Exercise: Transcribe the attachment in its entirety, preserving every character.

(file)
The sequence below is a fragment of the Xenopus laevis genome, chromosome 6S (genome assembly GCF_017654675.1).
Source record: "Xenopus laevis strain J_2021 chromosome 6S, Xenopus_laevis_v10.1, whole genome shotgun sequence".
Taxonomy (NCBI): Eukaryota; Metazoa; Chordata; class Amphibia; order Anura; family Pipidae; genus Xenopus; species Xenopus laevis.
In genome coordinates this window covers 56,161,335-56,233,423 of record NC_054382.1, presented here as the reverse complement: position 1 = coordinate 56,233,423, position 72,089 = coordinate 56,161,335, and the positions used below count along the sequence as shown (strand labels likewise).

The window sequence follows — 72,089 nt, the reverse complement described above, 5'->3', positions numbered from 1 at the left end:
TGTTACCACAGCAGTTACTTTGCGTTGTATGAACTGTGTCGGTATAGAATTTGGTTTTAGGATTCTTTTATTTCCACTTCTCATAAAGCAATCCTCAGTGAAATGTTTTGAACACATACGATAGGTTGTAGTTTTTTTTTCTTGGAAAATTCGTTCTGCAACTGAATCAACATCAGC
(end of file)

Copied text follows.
The sequence below is a fragment of the Xenopus laevis genome, chromosome 6S (genome assembly GCF_017654675.1).
Source record: "Xenopus laevis strain J_2021 chromosome 6S, Xenopus_laevis_v10.1, whole genome shotgun sequence".
Taxonomy (NCBI): Eukaryota; Metazoa; Chordata; class Amphibia; order Anura; family Pipidae; genus Xenopus; species Xenopus laevis.
In genome coordinates this window covers 56,161,335-56,233,423 of record NC_054382.1, presented here as the reverse complement: position 1 = coordinate 56,233,423, position 72,089 = coordinate 56,161,335, and the positions used below count along the sequence as shown (strand labels likewise).

The window sequence follows — 72,089 nt, the reverse complement described above, 5'->3', positions numbered from 1 at the left end:
TGTTACCACAGCAGTTACTTTGCGTTGTATGAACTGTGTCGGTATAGAATTTGGTTTTAGGATTCTTTTATTTCCACTTCTCATAAAGCAATCCTCAGTGAAATGTTTTGAACACATACGATAGGTTGTAGTTTTTTTTTCTTGGAAAATTCGTTCTGCAACTGAATCAACATCAGC